Podcast: The Educational Value of Video Games with Ash Brandin

Brave Writer Podcast

Raising five kids during the internet era, everyone is dying to know what my thoughts on video games are! How many hours, how many minutes, how many days? Are they too violent? Is it okay if they love Minecraft? Will they lose all motivation to work? Let’s discuss all this and more!

Ash Brandin (they/them) is a middle school teacher from Golden, Colorado. After researching the use of video games in classrooms, Ash found that there was very little research about how games compel people to play, and how this can be brought into the classroom — or any educational environment.

Since 2016, Ash has spoken across the country about how academic spaces can mimic game structures to make learning compelling, motivating, and engaging. They believe games, specifically entertainment based games, can help us create better teaching, more engaged learning, and motivated lifelong learners.

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Show Notes

How Much is Too Much?

When your kids are away at school for several hours of the day, there is less potential for video games to take up a large portion of their time. But when they are home most of the day, how much gaming time is acceptable?

With how many games being mobile, it can be tough to monitor and micromanage. In general, when kids are engaging in screen time, we need to be asking ourselves:

  • What is the quality of engagement?
  • What is the purpose of this activity?
  • Do we see this creating a problem somewhere else?

We don’t want to create a scarcity mindset by treating video games as something limited and exceptional. We want them to have access and exposure to these things while also keeping them open to letting you see what they are consuming. When you have leisure time blocked off for the day, let video games be one of the options available to your kids. You want to find a way to put it in the day in a structured way that allows kids to engage with it. When we create a bit of structure in how we use video games, it introduces kids to a way to structure it for themselves.

The Role of Video Games

Parents are always trying to understand why video games are so compelling to their kids. Much of that comes from how video games offer intrinsic motivation. Educators are usually aware of intrinsic (from within) motivation and extrinsic (from without) motivation. We often use video games as an extrinsic motivator, such as “when you finish your homework, you can play Minecraft.” But the games themselves operate off of intrinsic motivation.

Three factors make intrinsic motivation work:

  1. Competency
  2. Autonomy
  3. Relatedness

We often think of rules as restrictive, but when we shift to thinking about rules in games, they are the thing that makes games fun. Think about a board game: When you pull it out, the first thing you do is read the rules. It tells you how to play the game.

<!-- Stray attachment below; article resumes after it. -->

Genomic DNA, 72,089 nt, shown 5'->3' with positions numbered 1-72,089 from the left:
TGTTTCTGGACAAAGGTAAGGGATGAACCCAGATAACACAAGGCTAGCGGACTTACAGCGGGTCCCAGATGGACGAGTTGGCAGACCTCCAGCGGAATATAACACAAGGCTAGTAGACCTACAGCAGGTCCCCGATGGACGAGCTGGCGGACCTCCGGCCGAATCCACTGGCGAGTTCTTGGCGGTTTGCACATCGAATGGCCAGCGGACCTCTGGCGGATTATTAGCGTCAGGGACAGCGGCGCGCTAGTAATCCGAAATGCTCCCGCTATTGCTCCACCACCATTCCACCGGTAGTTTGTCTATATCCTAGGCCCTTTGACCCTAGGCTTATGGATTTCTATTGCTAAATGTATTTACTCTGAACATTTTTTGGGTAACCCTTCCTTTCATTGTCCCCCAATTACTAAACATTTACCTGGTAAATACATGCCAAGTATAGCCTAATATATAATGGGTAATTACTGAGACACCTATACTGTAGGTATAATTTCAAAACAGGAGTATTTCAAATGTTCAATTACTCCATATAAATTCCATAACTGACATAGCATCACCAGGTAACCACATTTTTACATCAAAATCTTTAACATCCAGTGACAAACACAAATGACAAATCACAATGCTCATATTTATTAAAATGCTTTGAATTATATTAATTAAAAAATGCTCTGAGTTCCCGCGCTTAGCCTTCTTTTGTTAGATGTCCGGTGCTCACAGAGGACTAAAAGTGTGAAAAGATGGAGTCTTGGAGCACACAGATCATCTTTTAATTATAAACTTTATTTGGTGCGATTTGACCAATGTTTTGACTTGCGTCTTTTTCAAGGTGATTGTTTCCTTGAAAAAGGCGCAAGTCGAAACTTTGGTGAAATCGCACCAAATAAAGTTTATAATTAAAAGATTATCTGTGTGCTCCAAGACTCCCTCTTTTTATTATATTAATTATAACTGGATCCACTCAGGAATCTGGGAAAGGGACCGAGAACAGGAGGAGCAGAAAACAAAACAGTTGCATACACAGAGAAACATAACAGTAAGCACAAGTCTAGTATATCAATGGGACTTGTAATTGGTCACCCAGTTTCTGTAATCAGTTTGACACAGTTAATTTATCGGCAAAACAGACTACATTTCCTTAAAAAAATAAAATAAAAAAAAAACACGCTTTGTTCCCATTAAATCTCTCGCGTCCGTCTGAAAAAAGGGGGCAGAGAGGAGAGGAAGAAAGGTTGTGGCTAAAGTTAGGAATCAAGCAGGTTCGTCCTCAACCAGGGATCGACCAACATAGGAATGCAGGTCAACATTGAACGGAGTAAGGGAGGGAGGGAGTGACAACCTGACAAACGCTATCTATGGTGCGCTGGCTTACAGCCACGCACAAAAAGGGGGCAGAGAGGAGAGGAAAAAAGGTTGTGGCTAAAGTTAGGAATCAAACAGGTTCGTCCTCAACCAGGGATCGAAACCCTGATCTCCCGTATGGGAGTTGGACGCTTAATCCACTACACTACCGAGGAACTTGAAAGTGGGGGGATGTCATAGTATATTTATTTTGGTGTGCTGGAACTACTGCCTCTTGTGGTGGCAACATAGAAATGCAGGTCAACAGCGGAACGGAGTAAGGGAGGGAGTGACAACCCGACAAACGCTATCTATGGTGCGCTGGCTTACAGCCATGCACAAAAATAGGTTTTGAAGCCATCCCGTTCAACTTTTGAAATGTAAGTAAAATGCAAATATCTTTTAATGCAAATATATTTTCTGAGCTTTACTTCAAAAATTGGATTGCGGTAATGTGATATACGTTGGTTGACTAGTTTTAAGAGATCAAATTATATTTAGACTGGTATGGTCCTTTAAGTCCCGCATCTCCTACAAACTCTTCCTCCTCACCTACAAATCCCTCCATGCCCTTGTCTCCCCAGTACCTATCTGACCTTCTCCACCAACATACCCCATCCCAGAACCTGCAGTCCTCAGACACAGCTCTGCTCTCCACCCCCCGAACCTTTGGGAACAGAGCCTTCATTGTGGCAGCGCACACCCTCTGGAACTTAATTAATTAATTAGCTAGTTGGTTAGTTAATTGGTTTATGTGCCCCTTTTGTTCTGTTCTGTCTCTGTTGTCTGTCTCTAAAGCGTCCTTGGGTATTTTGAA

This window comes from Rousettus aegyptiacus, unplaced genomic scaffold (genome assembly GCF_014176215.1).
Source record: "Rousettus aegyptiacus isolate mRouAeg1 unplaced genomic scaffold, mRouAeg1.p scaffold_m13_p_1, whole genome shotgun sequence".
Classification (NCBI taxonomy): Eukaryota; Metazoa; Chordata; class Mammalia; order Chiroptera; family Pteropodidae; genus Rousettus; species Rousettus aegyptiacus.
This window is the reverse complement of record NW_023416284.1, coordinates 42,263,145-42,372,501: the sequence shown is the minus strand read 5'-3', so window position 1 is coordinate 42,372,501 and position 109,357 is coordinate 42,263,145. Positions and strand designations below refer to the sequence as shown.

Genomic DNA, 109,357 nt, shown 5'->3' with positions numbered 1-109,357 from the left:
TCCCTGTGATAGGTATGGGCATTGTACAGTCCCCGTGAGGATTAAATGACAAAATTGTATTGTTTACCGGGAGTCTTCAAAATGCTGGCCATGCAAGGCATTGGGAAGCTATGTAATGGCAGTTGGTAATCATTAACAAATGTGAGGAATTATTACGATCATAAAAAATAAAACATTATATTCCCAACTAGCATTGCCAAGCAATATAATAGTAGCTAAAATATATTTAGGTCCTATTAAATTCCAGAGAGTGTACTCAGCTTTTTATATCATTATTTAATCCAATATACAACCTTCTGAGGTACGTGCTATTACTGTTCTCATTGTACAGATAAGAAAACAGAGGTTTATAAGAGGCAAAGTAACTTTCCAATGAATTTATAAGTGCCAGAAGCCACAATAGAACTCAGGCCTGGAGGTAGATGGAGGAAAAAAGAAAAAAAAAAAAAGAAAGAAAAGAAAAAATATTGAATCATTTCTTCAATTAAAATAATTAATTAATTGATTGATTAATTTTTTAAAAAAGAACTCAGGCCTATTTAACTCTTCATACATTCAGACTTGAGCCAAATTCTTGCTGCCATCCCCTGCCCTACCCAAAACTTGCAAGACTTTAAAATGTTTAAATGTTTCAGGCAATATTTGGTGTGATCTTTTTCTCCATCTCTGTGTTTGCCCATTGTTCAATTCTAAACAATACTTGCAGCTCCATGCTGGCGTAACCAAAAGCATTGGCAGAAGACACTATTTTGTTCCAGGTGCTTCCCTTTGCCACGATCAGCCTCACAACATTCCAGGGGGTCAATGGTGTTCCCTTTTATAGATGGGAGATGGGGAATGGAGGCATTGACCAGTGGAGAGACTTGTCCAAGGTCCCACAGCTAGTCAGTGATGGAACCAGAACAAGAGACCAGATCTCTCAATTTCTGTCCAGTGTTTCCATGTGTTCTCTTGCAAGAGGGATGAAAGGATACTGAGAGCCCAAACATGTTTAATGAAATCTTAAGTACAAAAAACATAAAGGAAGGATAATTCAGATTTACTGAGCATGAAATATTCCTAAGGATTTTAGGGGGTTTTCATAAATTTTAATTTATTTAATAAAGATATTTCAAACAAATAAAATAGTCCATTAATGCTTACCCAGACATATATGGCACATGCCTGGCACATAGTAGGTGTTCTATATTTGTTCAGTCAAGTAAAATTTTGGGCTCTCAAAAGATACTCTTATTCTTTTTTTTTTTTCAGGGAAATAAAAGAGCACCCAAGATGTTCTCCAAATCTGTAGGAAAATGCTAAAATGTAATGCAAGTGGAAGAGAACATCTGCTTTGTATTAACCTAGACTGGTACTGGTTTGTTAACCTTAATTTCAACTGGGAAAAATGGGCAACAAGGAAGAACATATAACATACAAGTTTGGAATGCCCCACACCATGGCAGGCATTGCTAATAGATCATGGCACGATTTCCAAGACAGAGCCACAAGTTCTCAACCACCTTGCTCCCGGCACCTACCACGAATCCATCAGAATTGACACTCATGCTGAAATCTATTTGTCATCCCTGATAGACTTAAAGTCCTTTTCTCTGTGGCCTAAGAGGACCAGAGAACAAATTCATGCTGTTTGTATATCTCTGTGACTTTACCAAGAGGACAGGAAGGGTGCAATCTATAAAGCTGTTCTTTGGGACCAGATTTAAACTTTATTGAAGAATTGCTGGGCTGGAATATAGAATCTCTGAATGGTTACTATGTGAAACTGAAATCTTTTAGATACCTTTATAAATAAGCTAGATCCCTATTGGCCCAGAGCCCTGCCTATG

One thing video games do very well is that they present a very clear world and don’t change. If we know the rules, we know what to expect. When those rules are broken, we feel a loss of control. Paradoxically, rules give us a heightened sense of control because we know exactly what we can do within those sets of rules.

How Video Games Create Resilience

One thing that video games do well allows kids to experience a microcosm of failure in a completely safe environment. When they jump for a platform, miss, and fall into the lava, it can be frustrating. But they can immediately try again. They get to learn from their mistakes, and when they do make it, the feeling of accomplishment far outweighs the disappointment of failure.

Games make this work by incrementally increasing the difficulty so that there is always a sense of mastery without too much frustration. This technique can be used in educating as well. If we present kids with slightly more difficult problems, or we take something they’ve seen before but show it to them in a different way, that gives kids the opportunity to engage with an activity in the same way they would with a game.

Reframing Video Games

When we see video games solely as leisure, we run the risk of minimizing their value. If we only view them as escapism, then we ignore all of the things that they allow our children to feel, express, or learn that they wouldn’t be able to otherwise. We understand that children learn through play, but that’s not exclusive to physical toys. Experimentation through video games offers immediate feedback in a way that’s not judging, that’s not suggestive, and allows kids to try things out in a safe, rule-based environment. If we can see past the immediate appeal of the visual aspects, we can acknowledge the resiliency it builds and as a way to practice the life skills, we want all children to have.


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